To better appreciate our gospel passage (Mark 1:40-45) for the 6th Sunday in Ordinary Time, I was thinking of the emotions which, most certainly, would grip the heart of a person with an irresistible passion for gardening and who, one morning, wakes up to the horrific sight of her garden in a mess: the gorgeous flowers whacked, plants mercilessly uprooted and trampled upon. In the beginning, before original sin devastated everything, God’s creation was like a most beautiful garden. In this passage about the healing of a leper, we should understand the verbs used by the evangelist Mark to describe Jesus’ emotions as a mixture of anger, disappointment, and intense pity.
We must keep in mind that Jesus, the second Person of the Holy Trinity is the Word (cf. John 1: 3) through whom the world was created in all its beauty, order, and harmony. The sight of the poor leper triggered in Jesus the same emotions of a person whose beautiful garden was senselessly vandalized.
“Moved with pity” should be rendered by the words: “moved with anger and indignation” because someone’s sins had caused the dreadful disease of leprosy to disfigure that man and forced him into isolation and away from interpersonal relationships.
“He dismissed him at once.” Should be better rendered by the words: “he drove him out,” as if casting out with the healed man, also the demon of feeling overwhelmed by so much suffering all around him.
This is the only explanation I could come up with to make sense of these odd verbs used by Mark. So many cases of devastation caused by sin all around the Lord Jesus and so little time to soothe so much suffering!
Now, what is the reaction Jesus desires us to have as we meditate on this page of the gospel of Mark? In a nutshell, it should be for us to react to sins, within the limitations of our human nature, the way God reacts to sins in the infinitude of his mercy and love. Arguably the most shocking phrase in the whole Bible is this one: For our sake he made him to be sin who did not know sin, so that we might become the righteousness of God in him. (2 Corinthians 5:21)
The Father allowed his Son Jesus to become sin, to become the only reality which God hates, so that we can become as righteous as he is. Out of “insane” love, God the Son becomes hateful to the Father so that, through his blood shed on the cross and through his resurrection, we can overcome sin and await a destiny of becoming Godlike, of becoming pure love.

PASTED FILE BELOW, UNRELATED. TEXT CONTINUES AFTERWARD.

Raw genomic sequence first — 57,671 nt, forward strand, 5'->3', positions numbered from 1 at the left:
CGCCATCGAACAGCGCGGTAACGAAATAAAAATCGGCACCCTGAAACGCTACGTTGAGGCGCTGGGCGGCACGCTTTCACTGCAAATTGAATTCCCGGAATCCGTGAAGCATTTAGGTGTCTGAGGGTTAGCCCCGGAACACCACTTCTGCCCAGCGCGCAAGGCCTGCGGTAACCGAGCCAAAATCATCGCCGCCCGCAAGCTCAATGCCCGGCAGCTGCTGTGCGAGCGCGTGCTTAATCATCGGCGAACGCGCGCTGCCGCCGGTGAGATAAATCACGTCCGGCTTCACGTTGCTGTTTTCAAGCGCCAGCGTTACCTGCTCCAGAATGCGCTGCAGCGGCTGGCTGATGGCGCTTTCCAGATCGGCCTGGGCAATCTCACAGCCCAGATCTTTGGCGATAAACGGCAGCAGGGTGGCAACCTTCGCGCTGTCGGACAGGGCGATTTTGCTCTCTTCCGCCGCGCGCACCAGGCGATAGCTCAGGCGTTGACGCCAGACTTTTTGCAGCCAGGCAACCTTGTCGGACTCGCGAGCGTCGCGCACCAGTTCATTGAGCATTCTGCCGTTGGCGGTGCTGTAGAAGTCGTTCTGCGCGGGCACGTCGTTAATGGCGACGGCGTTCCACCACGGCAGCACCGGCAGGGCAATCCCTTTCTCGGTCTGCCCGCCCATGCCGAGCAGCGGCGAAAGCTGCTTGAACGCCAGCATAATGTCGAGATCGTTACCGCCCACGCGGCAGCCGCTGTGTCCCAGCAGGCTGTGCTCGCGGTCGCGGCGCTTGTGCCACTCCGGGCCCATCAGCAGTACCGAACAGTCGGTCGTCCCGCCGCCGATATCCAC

As it was with all those suffering from leprosy, our sinfulness should always be present to our inner self as an unbearable condition (for I know my offense; my sin is always before me. Psalm 51:5), yet we should imitate the leper who realized that Jesus had the power to heal him in the completeness of his being.
Rather than having to cry out: “Unclean, unclean!” he dared to challenge Jesus to prove to him that he was sent by the Father to reestablish the beauty, the order, and the harmony of creation at its origin: “If you wish, you can make me clean.”
Jesus was waiting for that challenge! He had taken on human flesh to shoulder all the sins of the world and all the pain caused by sins. He had become sin! Hence, intentionally, Jesus touched the leper. Intentionally, he contaminated himself. But, in his infinite compassion and boundless power, the opposite occurred: “I do will it. Be made clean.” Order, beauty and harmony were reestablished.
Likewise, filled with hope and in humble acknowledgement of our sinfulness, we should approach our Lord Jesus Christ, especially through the Sacrament of Reconciliation, to be freed of the leprosy of our sins and be made whole again. Whenever, in heartfelt sorrow, we challenge the Lord to display his infinite power and boundless mercy, we are cleansed of our sins and reinserted into our community of Faith.
But it is important that we keep our sinfulness always before our eyes for two reasons: first, so that we can make up for the devastation our sins have wrought to the Body of Christ by bearing the fruit of the Spirit: love, joy, peace, patience, kindness, generosity, faithfulness. (cf. Galatians 5:22).
And second, like the cured leper, to proclaim far and wide the marvels that the Lord does in us.